Saving For Retirement – Are You Choosing Not To Save?

Losing half of my income by going into retirement was a really shocking eye-opener for me. I had obviously not done enough saving. How could that be? I felt terribly. I felt that I was a failure in some way. It only dawned on me later that I could only have saved more by earning more or by reducing expenditures in other areas; in other words, by adopting a lower standard of living while working. I also realized that millions of other people were facing those same kinds of choices all of their lives; eat healthy or eat poorly; raise the children in poorer, rougher neighborhoods or in nicer, safer neighborhoods; send the children to inferior schools or send them to better schools; take vacations to new, culturally stimulating places or go to see the same relatives every year.

I want to be very clear. If you or other people eat poorly, rear your children in rougher neighborhoods, send your children to inferior schools etc., by choice, that is perfectly all right. One of the wonderful things about this great country of ours is it does provide us, all of us, the freedom to choose. Does that mean that we prudently exercise our right to choose? The answer to that question is a resounding NO! Do I believe that most people choose not to save? My position, and you will see it again and again throughout these articles, is that paycheck-to-paycheck employees do not earn enough money to live the lives they desire while working and to save for the retirement they desire as well, so I certainly do not blame them for the situation in which most people find themselves come retirement time. Remember, I was in the same situation.

In the United States today, inequality in wealth, wages, and income are historically high. About 95% of the population retires to levels 20 to 50 % lower than their pre-employment income. That new, reduced income level generally becomes fixed, with the exception of occasional “cost of living” increases from Social Security. Only about 5% of people in the United States retire financially independent. I define financial independence as having income from assets that provides levels of income sufficient to support your living standards whether you work or not.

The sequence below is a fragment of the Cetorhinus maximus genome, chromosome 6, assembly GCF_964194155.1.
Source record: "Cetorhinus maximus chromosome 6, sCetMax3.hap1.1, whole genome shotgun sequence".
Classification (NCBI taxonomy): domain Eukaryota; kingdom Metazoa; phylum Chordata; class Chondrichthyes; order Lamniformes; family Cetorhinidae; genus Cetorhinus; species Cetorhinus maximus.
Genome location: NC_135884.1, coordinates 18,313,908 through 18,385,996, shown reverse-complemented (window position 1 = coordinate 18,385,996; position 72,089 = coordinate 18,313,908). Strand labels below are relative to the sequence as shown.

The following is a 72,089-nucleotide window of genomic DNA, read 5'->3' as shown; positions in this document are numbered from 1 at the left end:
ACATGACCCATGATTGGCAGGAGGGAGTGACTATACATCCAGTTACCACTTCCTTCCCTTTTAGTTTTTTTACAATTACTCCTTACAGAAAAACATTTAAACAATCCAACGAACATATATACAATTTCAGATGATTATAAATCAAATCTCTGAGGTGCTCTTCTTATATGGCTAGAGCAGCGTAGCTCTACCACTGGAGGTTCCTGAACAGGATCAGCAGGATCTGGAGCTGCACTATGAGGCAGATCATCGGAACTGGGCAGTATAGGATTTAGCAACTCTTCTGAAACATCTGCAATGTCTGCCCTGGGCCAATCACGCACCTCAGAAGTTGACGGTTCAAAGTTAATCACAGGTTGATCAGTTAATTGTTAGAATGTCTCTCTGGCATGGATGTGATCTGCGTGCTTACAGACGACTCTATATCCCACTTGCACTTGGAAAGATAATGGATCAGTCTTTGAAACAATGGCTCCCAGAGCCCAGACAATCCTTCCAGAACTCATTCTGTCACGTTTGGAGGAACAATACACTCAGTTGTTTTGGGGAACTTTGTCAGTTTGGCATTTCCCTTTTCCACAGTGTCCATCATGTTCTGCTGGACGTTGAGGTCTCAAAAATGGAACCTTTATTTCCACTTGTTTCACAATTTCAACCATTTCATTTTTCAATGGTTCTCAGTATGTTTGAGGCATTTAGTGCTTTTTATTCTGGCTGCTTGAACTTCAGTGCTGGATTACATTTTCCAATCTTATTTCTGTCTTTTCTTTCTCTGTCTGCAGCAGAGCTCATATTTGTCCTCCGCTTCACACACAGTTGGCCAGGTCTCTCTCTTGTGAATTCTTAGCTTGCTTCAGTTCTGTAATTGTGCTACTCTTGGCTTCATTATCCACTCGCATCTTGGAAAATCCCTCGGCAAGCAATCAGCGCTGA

Expanding global competition, changes in the nature of work, the out-sourcing of work, out-of-control un-documented immigration, and rapid technological advances are altering economic reality. Yet many of our policies, attitudes, and institutions are based on assumptions that no longer reflect real world conditions. One constant, however, is the fact that most people who work for a paycheck do not become financially independent, even with the aid of the best financial planning.

Another major question for you to answer for yourself is: Can you even survive mergers, down-sizing, lay-offs and other adverse factors and maintain your present or a comparable job until retirement?

Remember, you do not have to live on less in retirement. No matter where you are right now financially, you can build and enjoy a retirement lifestyle you desire.

This entry was posted in Retirement. Bookmark the permalink.

Leave a Reply

Your email address will not be published. Required fields are marked *